The Prenatal Neighborhood Environment and Geographic Hotspots of Infants with At-risk Birthweights in New York City
Infants born with low or high ("at-risk") birthweights are at greater risk of adverse health outcomes across the life course. Our objective was to examine whether geographic hotspots of low and high birthweight prevalence in New York City had different patterns of neighborhood risk factors. We performed census tract-level geospatial clustering analyses using (1) birthweight prevalence and maternal residential address from an all-payer claims database and (2) domains of neighborhood risk factors (socioeconomic and food environment) from national and local datasets. We then used logistic regression analysis to identify specific neighborhood risk factors associated with low and high birthweight hotspots. This study examined 2088 census tracts representing 419,025 infants. We found almost no overlap (1.5%) between low and high birthweight hotspots. The majority of low birthweight hotspots (87.2%) overlapped with a socioeconomic risk factor and 95.7% overlapped with a food environment risk factor. Half of high birthweight hotspots (50.0%) overlapped with a socioeconomic risk factor and 48.8% overlapped with a food environment risk factor. Low birthweight hotspots were associated with high prevalence of excessive housing cost, unemployment, and poor food environment. High birthweight hotspots were associated with high prevalence of uninsured persons and convenience stores. Programs and policies that aim to prevent disparities in infant birthweight should examine the broader context by which hotspots of at-risk birthweight overlap with neighborhood risk factors. Multi-level strategies that include the neighborhood context are needed to address prenatal pathways leading to low and high birthweight outcomes.
Economic Coaching: Addressing Poverty as a Means of Improving Early Child Development
Duration of US Residence And Resource Needs In Immigrant Families With Young Children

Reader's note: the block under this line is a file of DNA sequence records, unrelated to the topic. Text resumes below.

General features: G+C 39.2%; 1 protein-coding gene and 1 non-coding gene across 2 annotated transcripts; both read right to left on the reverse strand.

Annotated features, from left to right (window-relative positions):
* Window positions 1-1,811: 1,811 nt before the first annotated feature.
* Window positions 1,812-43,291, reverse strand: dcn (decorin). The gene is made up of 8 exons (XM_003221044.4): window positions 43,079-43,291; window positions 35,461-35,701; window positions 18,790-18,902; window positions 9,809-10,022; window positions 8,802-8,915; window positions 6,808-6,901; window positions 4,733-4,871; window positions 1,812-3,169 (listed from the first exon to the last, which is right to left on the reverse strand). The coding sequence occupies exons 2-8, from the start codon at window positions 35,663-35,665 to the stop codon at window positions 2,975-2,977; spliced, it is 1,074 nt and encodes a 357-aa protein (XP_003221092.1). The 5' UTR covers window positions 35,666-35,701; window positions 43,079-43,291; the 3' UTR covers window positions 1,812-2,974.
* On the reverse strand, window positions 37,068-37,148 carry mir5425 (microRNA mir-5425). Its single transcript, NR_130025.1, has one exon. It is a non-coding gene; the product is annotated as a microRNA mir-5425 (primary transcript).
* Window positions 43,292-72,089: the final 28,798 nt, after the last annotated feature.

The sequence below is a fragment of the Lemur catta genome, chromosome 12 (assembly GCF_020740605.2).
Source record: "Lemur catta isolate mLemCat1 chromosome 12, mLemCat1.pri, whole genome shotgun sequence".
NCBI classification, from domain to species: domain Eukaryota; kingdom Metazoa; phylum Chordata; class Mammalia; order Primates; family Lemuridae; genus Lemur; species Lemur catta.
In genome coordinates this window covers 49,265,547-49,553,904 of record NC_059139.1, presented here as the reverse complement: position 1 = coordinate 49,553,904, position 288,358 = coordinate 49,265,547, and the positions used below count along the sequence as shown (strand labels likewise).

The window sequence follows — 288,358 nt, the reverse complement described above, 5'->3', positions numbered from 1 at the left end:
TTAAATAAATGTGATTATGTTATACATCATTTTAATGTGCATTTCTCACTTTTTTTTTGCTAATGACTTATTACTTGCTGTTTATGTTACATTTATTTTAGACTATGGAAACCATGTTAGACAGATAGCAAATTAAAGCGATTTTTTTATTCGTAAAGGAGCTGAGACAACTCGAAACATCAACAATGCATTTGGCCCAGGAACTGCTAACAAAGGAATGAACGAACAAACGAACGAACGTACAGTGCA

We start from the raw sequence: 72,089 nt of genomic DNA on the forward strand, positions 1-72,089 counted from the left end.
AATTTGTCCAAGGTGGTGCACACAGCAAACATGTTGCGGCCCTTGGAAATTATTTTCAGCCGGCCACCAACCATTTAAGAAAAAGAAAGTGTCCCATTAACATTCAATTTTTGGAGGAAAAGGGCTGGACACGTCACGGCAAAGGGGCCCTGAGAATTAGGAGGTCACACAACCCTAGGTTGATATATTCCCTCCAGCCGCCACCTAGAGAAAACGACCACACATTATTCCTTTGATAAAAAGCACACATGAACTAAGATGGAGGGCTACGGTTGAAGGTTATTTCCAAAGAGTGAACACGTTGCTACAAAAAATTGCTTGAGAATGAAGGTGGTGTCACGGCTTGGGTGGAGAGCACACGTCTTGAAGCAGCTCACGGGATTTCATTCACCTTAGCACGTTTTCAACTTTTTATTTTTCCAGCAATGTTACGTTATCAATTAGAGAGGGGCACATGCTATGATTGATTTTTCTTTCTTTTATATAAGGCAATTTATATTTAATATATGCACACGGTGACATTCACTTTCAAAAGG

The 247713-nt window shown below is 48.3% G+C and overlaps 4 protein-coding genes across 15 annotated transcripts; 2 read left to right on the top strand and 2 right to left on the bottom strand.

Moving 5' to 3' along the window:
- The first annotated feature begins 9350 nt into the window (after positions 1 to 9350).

To mitigate the negative impact of resource needs on child health, practices serving low-income immigrant families have implemented screening programs to connect families to community resources. Little is known about how duration of US residence relates to patterns of resource needs and indicators of acculturation such as community resource knowledge/experience or self-efficacy. We conducted a cross-sectional analysis of a convenience sample of immigrant families with young children at an urban primary care clinic. These families were seen 5/2018"“1/2020 for well child care, screening positive for â‰¥1 social need using a tool derived from Health Leads. Analysis of 114 families found that newly arrived families with a shorter duration of US residence (â‰¤5 years) were more likely to report immediate material hardships like food insecurity and need for essential child supplies. Newly arrived families were also less likely to have access to technology resources such as a computer or smartphone. Long-term families with a longer duration of US residence (â‰¥15 years) were more likely to report chronic needs like poor housing conditions, but also reported increased community resource knowledge/experience and increased self-efficacy. Primary care pediatric practices should assess immigration contextual factors to identify subgroups such as newly arrived families with young children to target resources (e.g., increase screening frequency) or enhance services (e.g., patient navigators) to relieve resource needs.
Social Capital as a Positive Social Determinant of Health: A Narrative Review
Social determinants of health influence child health behavior, development, and outcomes. This paper frames social capital, or the benefits that a child receives from social relationships, as a positive social determinant of health that helps children exposed to adversity achieve healthy outcomes across the life course. Children are uniquely dependent on their relationships with surrounding adults for material and non-material resources. We identify and define three relevant aspects of social capital: 1) social support, which is embedded in a 2) social network, which is a structure through which 3) social cohesion can be observed. Social support is direct assistance available through social relationships and can be received indirectly through a caregiver or directly by a child. A child's social network describes the people in a child's life and the relationships between them. Social cohesion represents the strength of a group to which a child belongs (e.g. family, community). Pediatric primary care practices play an important role in fostering social relationships between families, the health care system, and the community. Further research is needed to develop definitional and measurement rigor for social capital, to evaluate interventions (e.g. peer health educators) that may improve health outcomes through social capital, and to broaden our understanding of how social relationships influence health outcomes.
Foreword: Telehealth in pediatrics [Editorial]
Foreword: Epilepsy Monitoring in Pediatric and Adolescent Health Care: Part II [Editorial]
Material Hardships and Infant and Toddler Sleep Duration in Low-Income Hispanic Families